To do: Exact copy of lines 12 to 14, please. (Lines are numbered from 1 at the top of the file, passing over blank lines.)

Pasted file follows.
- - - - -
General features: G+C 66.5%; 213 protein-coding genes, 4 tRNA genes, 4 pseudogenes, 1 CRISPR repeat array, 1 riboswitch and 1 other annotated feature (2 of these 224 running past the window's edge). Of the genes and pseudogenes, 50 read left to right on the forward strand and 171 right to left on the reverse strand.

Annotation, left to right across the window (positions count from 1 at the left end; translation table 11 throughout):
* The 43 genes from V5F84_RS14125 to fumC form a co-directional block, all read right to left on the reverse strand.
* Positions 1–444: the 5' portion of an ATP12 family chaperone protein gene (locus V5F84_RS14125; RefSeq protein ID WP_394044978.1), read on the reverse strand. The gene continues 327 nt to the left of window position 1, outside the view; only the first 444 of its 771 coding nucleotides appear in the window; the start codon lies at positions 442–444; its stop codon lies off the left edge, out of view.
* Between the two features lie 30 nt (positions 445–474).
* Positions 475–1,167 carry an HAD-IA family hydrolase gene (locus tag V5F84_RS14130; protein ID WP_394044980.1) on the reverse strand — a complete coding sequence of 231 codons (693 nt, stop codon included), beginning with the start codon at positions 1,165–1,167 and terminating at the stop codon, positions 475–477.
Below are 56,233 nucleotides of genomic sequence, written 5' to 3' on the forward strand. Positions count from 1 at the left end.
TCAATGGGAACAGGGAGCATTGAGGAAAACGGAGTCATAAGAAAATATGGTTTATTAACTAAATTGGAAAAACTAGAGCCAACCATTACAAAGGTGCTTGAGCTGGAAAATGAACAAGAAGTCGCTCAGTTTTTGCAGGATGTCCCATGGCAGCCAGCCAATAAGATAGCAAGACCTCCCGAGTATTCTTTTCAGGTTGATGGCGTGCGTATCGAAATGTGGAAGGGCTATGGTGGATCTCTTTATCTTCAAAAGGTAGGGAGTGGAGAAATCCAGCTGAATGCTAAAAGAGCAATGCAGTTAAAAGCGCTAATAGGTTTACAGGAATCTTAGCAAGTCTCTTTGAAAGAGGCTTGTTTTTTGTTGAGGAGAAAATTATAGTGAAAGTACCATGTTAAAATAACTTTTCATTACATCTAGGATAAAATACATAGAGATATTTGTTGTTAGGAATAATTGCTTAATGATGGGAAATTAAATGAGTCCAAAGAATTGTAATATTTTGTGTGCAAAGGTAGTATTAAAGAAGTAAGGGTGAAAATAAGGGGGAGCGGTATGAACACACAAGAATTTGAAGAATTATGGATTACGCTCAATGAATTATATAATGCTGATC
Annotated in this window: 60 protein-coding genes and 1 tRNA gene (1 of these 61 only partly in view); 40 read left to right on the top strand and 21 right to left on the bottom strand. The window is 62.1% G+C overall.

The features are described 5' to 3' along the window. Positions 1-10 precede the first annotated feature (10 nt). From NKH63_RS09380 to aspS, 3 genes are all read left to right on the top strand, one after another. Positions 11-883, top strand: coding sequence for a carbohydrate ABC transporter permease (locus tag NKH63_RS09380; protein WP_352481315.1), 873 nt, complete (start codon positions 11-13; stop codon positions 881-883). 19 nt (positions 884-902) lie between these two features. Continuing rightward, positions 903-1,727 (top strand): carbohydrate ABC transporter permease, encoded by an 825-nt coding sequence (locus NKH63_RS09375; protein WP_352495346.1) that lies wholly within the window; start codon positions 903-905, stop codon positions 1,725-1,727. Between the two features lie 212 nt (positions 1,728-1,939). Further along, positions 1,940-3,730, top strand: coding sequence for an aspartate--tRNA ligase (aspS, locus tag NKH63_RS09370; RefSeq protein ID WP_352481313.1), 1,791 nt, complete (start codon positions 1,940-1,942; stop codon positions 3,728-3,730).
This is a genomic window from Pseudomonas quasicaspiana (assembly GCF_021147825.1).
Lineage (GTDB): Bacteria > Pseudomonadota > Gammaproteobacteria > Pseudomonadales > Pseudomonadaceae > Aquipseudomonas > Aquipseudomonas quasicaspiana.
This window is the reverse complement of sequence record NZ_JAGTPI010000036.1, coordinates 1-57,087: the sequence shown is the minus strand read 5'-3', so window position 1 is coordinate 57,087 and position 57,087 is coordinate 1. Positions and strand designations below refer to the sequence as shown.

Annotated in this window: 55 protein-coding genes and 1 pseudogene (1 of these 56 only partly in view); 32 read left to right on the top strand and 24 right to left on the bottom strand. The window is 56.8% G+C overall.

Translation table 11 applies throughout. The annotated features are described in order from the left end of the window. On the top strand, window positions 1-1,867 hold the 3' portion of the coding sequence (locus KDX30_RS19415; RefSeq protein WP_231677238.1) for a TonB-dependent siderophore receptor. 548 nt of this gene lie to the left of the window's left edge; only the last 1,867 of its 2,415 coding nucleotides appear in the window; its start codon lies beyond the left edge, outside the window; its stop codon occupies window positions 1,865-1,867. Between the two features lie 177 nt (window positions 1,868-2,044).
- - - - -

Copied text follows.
Lineage (GTDB): Bacteria > Pseudomonadota > Gammaproteobacteria > Pseudomonadales > Pseudomonadaceae > Aquipseudomonas > Aquipseudomonas quasicaspiana.
This window is the reverse complement of sequence record NZ_JAGTPI010000036.1, coordinates 1-57,087: the sequence shown is the minus strand read 5'-3', so window position 1 is coordinate 57,087 and position 57,087 is coordinate 1. Positions and strand designations below refer to the sequence as shown.

Annotated in this window: 55 protein-coding genes and 1 pseudogene (1 of these 56 only partly in view); 32 read left to right on the top strand and 24 right to left on the bottom strand. The window is 56.8% G+C overall.